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Reasonably agile with little lean in cornersConsumerGuide »
Short on torque only at launchMotor Trend »
For a 5,000-lb wagon, the Traverse proved quite capable of changing direction quicklyAutoblog »
PERFORMANCE | 7 out of 10
Reasonably agile with little lean in corners
Short on torque only at launch
For a 5,000-lb wagon, the Traverse proved quite capable of changing direction quickly
Based solely on appearances, you wouldn't think of the 2009 Chevrolet Traverse as an agile vehicle or a competent towing machine, but road tests show that the Chevrolet Traverse is, in fact, a competent performer in most situations.
Powering all the trims of the 2009 Chevrolet Traverse lineup is a new "3.6-liter engine" that Edmunds says "now gets direct injection just like pricey Cadillac CTS motors." Edmunds proceeds to report that the engine is capable of "288 horsepower at 6,400 rpm and 270 pound-feet of torque at 3,400 rpm" on the LTZ trim, while "with lower trim levels and the resultant single-outlet exhaust system, the power levels drop to 281 hp and 253 lb-ft." Reviews read by TheCarConnection.com show that the engine is capable but by no means quick. In terms of acceleration, ConsumerGuide rates the Chevrolet Traverse around the class average and attests that it offers "ample power with usefully prompt throttle response." Edmunds says the Traverse Chevrolet feels "plenty peppy" and "should make it to 60 mph in a little bit more than 8 seconds." While acceleration may be just average on the 2009 Chevrolet Traverse, the towing capacity is above the class norm. Motor Trend says "Traverses with the optional towing package can pull 5,200 pounds, versus 4,500 pounds for the '08 Outlook/Acadia/Enclave" and an even 5,000 pounds for the competing Toyota Highlander.
Pairing up with the Chevrolet Traverse's V-6 engine is a "six-speed automatic transmission" that ConsumerGuide says will route the power through either a "front-wheel drive or all-wheel drive" system. Reviews are subdued for the automatic transmission, but ConsumerGuide remarks that "shifts are smooth and generally immediate, though the transmission can be tardy with downshifts at highway speed." Cars.com also refers to the transmission as "smooth-shifting," a term commonly used to describe the Chevrolet Traverse in reviews read by TheCarConnection.com.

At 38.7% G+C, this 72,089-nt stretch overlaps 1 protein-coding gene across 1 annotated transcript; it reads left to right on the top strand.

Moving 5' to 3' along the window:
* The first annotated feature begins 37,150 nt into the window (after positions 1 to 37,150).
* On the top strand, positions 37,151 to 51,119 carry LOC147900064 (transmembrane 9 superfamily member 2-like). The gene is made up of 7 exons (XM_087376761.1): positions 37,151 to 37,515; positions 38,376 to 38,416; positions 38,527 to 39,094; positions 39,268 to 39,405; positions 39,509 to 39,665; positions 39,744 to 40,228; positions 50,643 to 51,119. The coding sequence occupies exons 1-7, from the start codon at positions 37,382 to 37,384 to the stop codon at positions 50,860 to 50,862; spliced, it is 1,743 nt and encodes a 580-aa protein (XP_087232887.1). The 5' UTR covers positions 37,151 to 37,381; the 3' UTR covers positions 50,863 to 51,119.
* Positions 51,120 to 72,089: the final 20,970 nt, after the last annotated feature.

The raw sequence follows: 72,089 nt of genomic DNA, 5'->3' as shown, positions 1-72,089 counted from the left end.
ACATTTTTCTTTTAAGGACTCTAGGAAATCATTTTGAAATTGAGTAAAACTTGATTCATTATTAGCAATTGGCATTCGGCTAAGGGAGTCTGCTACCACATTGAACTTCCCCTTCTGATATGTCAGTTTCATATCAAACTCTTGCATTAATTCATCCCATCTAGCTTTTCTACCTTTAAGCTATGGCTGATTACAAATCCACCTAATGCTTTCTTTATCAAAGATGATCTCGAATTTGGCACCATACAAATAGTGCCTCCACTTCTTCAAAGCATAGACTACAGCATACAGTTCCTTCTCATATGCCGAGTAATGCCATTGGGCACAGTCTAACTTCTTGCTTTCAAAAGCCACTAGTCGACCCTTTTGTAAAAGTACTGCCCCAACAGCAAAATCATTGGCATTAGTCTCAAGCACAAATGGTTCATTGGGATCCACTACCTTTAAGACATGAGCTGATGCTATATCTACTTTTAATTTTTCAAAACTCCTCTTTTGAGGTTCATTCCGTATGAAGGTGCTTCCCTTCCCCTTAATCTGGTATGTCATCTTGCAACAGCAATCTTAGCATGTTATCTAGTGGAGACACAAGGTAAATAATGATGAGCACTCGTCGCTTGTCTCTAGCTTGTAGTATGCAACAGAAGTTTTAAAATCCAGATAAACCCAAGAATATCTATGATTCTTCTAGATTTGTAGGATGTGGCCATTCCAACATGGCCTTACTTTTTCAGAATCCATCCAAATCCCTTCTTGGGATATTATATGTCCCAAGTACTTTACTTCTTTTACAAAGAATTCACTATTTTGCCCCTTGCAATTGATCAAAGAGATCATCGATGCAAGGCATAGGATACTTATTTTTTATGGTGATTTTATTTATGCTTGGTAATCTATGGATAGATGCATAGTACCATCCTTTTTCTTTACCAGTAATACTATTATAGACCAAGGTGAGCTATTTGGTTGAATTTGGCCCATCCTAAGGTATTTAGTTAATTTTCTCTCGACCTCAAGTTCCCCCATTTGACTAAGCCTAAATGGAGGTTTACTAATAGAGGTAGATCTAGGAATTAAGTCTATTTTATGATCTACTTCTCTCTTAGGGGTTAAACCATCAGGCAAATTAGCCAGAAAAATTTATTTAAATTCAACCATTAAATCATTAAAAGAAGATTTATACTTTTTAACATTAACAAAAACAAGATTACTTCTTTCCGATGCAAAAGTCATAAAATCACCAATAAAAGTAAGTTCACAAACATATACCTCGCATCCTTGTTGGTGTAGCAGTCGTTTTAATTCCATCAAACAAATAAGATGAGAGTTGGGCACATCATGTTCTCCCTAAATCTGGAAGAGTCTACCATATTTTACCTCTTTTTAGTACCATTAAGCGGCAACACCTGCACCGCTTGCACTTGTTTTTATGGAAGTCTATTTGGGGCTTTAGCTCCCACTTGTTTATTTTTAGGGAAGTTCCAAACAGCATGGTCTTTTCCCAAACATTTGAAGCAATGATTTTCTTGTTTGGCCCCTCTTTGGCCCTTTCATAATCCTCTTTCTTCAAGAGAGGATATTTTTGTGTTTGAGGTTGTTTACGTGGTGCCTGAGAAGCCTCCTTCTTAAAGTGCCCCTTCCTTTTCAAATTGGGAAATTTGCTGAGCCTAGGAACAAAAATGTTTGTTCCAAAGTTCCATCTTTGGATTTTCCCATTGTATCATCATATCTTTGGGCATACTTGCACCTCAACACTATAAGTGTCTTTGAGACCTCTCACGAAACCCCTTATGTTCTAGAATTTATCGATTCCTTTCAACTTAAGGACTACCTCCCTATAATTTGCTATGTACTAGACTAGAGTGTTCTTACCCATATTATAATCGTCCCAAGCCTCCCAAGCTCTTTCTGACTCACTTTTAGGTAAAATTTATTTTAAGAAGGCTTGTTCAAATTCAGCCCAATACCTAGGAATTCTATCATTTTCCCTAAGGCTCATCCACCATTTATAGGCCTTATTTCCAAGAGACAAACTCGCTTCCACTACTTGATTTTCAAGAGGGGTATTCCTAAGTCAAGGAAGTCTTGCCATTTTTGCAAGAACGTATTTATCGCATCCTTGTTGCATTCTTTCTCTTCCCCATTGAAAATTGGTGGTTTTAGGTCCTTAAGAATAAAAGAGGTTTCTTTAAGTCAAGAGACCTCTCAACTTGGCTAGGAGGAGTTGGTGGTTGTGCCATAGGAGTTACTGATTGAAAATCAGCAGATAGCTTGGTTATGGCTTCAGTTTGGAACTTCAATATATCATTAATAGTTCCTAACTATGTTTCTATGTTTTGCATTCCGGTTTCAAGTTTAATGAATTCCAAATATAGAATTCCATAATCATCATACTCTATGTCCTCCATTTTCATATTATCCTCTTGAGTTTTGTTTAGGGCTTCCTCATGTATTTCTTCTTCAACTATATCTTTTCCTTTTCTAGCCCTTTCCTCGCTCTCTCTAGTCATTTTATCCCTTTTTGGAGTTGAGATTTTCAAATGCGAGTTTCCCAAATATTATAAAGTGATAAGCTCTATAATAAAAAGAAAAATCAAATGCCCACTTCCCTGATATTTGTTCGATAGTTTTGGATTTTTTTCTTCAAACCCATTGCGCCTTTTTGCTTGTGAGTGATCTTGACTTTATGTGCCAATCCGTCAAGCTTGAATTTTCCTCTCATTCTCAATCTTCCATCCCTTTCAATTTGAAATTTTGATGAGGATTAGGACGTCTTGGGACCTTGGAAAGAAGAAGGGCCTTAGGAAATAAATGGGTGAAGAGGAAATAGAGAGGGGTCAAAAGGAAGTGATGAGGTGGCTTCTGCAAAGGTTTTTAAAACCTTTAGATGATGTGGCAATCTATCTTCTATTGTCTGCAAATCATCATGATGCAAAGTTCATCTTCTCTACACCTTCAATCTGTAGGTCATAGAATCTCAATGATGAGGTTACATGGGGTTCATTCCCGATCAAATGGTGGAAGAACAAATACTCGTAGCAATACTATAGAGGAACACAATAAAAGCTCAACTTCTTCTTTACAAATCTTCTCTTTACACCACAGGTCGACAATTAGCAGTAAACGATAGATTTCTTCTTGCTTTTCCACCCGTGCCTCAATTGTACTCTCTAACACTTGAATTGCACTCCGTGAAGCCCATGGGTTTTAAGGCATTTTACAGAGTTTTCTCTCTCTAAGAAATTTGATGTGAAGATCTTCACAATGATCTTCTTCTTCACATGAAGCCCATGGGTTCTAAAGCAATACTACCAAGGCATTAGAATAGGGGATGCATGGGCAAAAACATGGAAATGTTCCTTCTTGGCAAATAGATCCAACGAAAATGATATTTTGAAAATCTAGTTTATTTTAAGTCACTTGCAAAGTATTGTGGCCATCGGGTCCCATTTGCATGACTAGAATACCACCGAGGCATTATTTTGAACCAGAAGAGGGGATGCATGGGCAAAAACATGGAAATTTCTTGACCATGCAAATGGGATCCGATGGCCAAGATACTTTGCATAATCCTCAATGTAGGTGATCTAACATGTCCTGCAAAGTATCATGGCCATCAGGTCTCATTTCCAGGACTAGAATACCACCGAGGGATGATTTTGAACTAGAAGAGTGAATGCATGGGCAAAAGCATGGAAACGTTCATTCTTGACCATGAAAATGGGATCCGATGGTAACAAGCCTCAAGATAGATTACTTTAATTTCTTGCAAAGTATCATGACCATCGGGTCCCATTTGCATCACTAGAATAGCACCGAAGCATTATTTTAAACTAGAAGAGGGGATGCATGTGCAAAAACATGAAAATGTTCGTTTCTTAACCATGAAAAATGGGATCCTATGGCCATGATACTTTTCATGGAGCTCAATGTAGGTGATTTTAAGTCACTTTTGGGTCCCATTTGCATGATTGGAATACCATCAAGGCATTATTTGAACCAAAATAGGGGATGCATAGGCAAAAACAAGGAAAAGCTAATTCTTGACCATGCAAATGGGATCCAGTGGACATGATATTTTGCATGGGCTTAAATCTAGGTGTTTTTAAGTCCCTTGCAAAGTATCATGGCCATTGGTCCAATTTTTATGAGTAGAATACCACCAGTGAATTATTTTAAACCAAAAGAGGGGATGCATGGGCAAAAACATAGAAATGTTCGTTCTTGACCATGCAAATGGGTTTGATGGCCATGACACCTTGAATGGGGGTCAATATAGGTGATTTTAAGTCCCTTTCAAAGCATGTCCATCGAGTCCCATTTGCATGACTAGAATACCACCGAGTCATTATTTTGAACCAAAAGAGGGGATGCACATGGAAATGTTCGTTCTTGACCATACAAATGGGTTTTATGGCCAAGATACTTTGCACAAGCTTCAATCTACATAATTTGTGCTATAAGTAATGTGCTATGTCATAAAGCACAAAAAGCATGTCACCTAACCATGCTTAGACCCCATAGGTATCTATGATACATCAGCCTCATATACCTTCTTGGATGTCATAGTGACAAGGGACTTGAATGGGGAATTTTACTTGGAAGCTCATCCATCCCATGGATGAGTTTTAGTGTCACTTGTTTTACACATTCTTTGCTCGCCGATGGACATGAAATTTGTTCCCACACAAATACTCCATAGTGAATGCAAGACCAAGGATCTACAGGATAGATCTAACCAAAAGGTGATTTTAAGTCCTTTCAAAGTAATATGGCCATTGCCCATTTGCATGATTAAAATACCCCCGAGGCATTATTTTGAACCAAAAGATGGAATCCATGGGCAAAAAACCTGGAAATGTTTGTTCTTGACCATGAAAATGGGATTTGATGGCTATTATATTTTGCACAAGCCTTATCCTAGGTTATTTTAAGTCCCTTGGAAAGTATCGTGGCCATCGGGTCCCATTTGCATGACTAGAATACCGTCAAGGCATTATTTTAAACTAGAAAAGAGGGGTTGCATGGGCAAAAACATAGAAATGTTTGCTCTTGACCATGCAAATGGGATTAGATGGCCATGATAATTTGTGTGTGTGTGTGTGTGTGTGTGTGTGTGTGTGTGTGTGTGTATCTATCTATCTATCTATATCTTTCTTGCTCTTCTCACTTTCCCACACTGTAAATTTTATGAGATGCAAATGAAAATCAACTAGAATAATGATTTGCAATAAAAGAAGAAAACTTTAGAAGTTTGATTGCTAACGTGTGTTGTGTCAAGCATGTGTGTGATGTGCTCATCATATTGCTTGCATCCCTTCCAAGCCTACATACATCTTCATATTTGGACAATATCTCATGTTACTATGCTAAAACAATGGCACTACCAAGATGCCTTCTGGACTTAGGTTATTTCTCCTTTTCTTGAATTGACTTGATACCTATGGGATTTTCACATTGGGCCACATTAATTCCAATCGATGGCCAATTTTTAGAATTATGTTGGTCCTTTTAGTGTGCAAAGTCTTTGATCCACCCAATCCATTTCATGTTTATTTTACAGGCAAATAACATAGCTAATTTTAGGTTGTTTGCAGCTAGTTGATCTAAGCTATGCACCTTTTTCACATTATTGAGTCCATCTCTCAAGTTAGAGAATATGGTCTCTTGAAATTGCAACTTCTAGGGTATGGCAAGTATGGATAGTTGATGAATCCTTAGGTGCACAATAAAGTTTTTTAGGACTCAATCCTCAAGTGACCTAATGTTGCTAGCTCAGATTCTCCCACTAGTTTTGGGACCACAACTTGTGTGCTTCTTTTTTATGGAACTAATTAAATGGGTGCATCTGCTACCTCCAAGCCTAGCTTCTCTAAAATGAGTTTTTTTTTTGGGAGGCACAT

One of the benefits of a six-speed transmission is that it offers better fuel economy than the four- and five-speed units found on many vehicles today. Edmunds says "the direct-injection V6 brings with it slightly better fuel economy than the V6 it replaces in all the Lambda crossovers," though the AWD version suffers a slight mileage penalty. The official EPA estimates for the 2009 Chevrolet Traverse are 16 mpg city and 23 mpg highway for the AWD and 17 mpg city and 24 mpg highway for the front-wheel-drive version.
While the 2009 Chevrolet Traverse offers SUV-like cargo room and practicality, its handling and ride characteristics are much more driver-friendly than those of truck-based vehicles. Edmunds reports that the Traverse Chevrolet "delivers an enviable compromise between a comfortable ride and agile handling even with its optional 20-inch wheels." Autoblog reviewers agree, finding that the Chevrolet Traverse turns "with minimal body roll and drama," and "for a 5,000-lb wagon, the Traverse proved quite capable of changing direction quickly." Other reviewers praise the "quicker and more direct" steering on the Traverse compared to its competitors, and Motor Trend claims the Traverse is "tuned like a car." And in the always-important braking category, ConsumerGuide chimes in with another positive review by saying that "responsive brakes contribute to making Traverse feel sporty despite its size."
Enthusiasts might not appreciate the acceleration on the 2009 Chevrolet Traverse, but then again, they're probably not going to drive one in the first place.